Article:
A large number of different watch models today are taken for granted. Each person can choose from the whole variety of watches suitable for themselves. Nevertheless, we often do not think about how hard the work of the masters who created this or that watch was. Many features of the watch, reflected in the description of a particular model in one line, are fraught with a separate universe. The dials decorated with elaborate guilloche are the best example of this.
And what is hidden behind the word "guilloche"?
Guilloche is a special engraving technique, which is the application of a complex pattern to the surface of an object. In our case, this object is the watch face. Guilloche (guilloche) - a word of French origin, in literal translation it means "a pattern of wavy lines." The term "guilloche" is applicable to many types of architectural ornament with intersecting or repeating patterns, often found on many household items of ancient times in the Middle East, Greece, Rome.
Unconfirmed rumors have reached our days that an engineer named Guillot allegedly lived in France at the end of the 18th century, who was the first to develop and create a special machine for guilloche. The name of that person, as well as the exact information about the year the machine was invented, remained unknown - due to the lack of this evidence, many historians question the very existence of engineer Guillot.
Whatever it was, the machine for creating guilloche strikes the imagination with its unique properties. The machine allows you to significantly reduce the processing time of the hour dial. Applying a complex guilloche pattern completely by hand would take much more time, although the use of a special machine also becomes manual labor in some way - the hands of the master control the parts of the machine, the quality of the pattern depends on the accuracy and coherence of his movements.
The machine applies a pattern to the watch set in the clamp. The cutter removes chips, the master moves the dial, controlling the uniformity of the cut. The slightest mistake will be very expensive - the dial will be irreversibly damaged, after which it remains only to throw it away. And this, of course, creates additional costs.
At the beginning of their journey, guilloche machines were used to apply patterns to ivory and wood products. In the 18th century, the time came to work on gold, silver, and glass, the base of the machines was made of cast iron or wood. The 1920s and the following 30s were marked by the frequent use of guilloche machines in the US automotive industry: the dashboards and valve covers of the "iron horses" were decorated with guilloche patterns.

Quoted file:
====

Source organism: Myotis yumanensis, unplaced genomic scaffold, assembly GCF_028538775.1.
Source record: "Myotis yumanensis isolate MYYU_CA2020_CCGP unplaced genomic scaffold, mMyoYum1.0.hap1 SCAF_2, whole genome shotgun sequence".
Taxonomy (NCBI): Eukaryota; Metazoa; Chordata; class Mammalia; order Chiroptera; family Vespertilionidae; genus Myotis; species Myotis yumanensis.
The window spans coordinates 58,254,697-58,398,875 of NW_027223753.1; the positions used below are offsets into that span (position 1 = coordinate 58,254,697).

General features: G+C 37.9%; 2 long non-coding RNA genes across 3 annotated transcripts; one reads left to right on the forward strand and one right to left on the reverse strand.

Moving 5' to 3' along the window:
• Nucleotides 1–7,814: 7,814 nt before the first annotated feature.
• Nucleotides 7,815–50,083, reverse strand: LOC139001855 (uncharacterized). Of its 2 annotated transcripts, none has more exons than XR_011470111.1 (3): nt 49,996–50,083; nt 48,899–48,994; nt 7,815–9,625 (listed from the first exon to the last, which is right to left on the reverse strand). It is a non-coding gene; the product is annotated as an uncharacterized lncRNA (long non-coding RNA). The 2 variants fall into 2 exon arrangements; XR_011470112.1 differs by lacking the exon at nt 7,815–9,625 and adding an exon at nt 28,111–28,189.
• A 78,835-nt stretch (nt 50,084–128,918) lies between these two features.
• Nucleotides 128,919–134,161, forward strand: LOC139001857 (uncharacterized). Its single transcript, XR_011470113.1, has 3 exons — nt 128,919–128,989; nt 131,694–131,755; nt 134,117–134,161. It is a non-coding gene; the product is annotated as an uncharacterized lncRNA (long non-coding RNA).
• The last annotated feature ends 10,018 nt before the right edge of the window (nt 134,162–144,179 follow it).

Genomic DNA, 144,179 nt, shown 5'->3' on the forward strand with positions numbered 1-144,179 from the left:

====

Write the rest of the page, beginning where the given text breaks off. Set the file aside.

The production of guilloche machines was discontinued in the 60s of the twentieth century. The refined, delicate work of masters on guilloche machines was not needed in the era of stamping, which required the release of a huge amount of goods in a short time. It takes the craftsman all day to apply a guilloche pattern to the dial of one watch model - he works from morning to evening, while stamping is an almost instantaneous process.
The guilloche business managed to survive despite the circumstances - knowledge was passed from master to journeyman, from father to son. There are simply no official guilloche schools today. If the guilloche machine suddenly breaks down, then the faulty part is repaired or re-manufactured by the master himself, spare parts for such machines are not for sale.
But back to mass production. Everything began to be stamped in the late 60s - even a resemblance to guilloche patterns. A stamped guilloche pattern can be immediately distinguished from a true one by the way they reflect light. We admit that the real guilloche pattern makes it incredibly beautiful. The rest of the differences are visible only upon closer examination through a magnifying glass: a true guilloche pattern will be distinguished by micro-traces left by the tool where the machine cutter entered the surface.
Most guilloche watch faces today are made using the stamping method. And only in selected watch houses there are models with real guilloche patterns - this is immediately reported by the price of the watch. The well-known company Patek Philippe, for example, in the 21st century is one of the few watch manufacturers with its own, full-time guilloche master and all the necessary equipment.
Breguet, founded in 1775 by the legendary Abraham-Louis Bréguet, went even further. This is not surprising, because Breguet is responsible for the emergence of fashion for guilloche dials. To this day, Breguet has more watches embellished with guilloche patterns than any other company. In Switzerland, there are only 15 craftsmen who are able to decorate watches with a real guilloche pattern, fully consistent with centuries-old traditions. The vast majority of these 15 specialists work for Breguet.
By the way, it is curious that Abraham-Louis Bréguet initially used guilloche solely so that scratches, which in the future will definitely appear on the watches of even the most accurate owner, would not be so noticeable.
Over the years, some types of guilloche, such as the “Geneva waves” (Cotes de Geneve), have become traditional. The guilloche pattern on the dial is more than just an “on-duty” decoration. Guilloche drawing is a hymn to human diligence and scrupulousness. A hymn to human ingenuity. And, most importantly, a hymn to beauty. Sometimes beauty has nothing to do with money, but in the case of watches, the union of money and beauty is more than obvious. Any extraordinary work, any high-class authorship is judged accordingly. So don't be surprised if the price of a watch that says "guilloche dial model" will be appropriately priced.
This is history. These are feelings. This is the desire for beauty. And it's worth it.